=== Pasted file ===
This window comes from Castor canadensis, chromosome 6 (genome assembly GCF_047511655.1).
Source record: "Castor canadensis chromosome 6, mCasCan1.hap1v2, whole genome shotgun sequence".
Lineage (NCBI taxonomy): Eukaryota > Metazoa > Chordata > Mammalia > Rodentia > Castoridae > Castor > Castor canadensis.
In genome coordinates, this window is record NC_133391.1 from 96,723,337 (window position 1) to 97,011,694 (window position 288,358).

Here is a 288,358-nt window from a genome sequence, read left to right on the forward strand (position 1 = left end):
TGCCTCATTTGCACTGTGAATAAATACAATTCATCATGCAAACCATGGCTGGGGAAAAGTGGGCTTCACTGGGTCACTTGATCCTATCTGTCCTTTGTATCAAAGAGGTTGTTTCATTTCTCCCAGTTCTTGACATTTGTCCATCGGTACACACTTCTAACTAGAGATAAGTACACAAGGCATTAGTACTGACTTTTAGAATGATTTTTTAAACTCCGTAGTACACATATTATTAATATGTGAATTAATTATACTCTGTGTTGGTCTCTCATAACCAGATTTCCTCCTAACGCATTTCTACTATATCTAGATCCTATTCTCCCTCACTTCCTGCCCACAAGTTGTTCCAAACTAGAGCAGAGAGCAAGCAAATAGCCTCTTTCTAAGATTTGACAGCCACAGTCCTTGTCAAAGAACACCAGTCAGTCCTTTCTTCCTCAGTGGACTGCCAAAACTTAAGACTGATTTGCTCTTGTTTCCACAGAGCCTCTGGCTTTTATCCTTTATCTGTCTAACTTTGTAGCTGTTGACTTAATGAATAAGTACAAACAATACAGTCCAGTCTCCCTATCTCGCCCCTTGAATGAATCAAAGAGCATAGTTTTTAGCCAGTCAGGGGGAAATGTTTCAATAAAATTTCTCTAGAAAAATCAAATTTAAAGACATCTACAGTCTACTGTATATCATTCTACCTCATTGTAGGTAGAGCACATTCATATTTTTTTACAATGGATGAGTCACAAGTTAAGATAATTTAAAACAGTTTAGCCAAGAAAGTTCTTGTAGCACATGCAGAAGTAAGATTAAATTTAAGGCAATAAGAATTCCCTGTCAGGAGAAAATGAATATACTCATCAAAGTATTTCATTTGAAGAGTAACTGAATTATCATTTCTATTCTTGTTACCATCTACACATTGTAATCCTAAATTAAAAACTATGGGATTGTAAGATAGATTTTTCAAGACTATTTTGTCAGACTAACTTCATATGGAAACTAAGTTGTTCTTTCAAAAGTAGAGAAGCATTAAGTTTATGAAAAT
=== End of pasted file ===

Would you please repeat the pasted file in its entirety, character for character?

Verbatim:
This window comes from Castor canadensis, chromosome 6 (genome assembly GCF_047511655.1).
Source record: "Castor canadensis chromosome 6, mCasCan1.hap1v2, whole genome shotgun sequence".
Lineage (NCBI taxonomy): Eukaryota > Metazoa > Chordata > Mammalia > Rodentia > Castoridae > Castor > Castor canadensis.
In genome coordinates, this window is record NC_133391.1 from 96,723,337 (window position 1) to 97,011,694 (window position 288,358).

Here is a 288,358-nt window from a genome sequence, read left to right on the forward strand (position 1 = left end):
TGCCTCATTTGCACTGTGAATAAATACAATTCATCATGCAAACCATGGCTGGGGAAAAGTGGGCTTCACTGGGTCACTTGATCCTATCTGTCCTTTGTATCAAAGAGGTTGTTTCATTTCTCCCAGTTCTTGACATTTGTCCATCGGTACACACTTCTAACTAGAGATAAGTACACAAGGCATTAGTACTGACTTTTAGAATGATTTTTTAAACTCCGTAGTACACATATTATTAATATGTGAATTAATTATACTCTGTGTTGGTCTCTCATAACCAGATTTCCTCCTAACGCATTTCTACTATATCTAGATCCTATTCTCCCTCACTTCCTGCCCACAAGTTGTTCCAAACTAGAGCAGAGAGCAAGCAAATAGCCTCTTTCTAAGATTTGACAGCCACAGTCCTTGTCAAAGAACACCAGTCAGTCCTTTCTTCCTCAGTGGACTGCCAAAACTTAAGACTGATTTGCTCTTGTTTCCACAGAGCCTCTGGCTTTTATCCTTTATCTGTCTAACTTTGTAGCTGTTGACTTAATGAATAAGTACAAACAATACAGTCCAGTCTCCCTATCTCGCCCCTTGAATGAATCAAAGAGCATAGTTTTTAGCCAGTCAGGGGGAAATGTTTCAATAAAATTTCTCTAGAAAAATCAAATTTAAAGACATCTACAGTCTACTGTATATCATTCTACCTCATTGTAGGTAGAGCACATTCATATTTTTTTACAATGGATGAGTCACAAGTTAAGATAATTTAAAACAGTTTAGCCAAGAAAGTTCTTGTAGCACATGCAGAAGTAAGATTAAATTTAAGGCAATAAGAATTCCCTGTCAGGAGAAAATGAATATACTCATCAAAGTATTTCATTTGAAGAGTAACTGAATTATCATTTCTATTCTTGTTACCATCTACACATTGTAATCCTAAATTAAAAACTATGGGATTGTAAGATAGATTTTTCAAGACTATTTTGTCAGACTAACTTCATATGGAAACTAAGTTGTTCTTTCAAAAGTAGAGAAGCATTAAGTTTATGAAAAT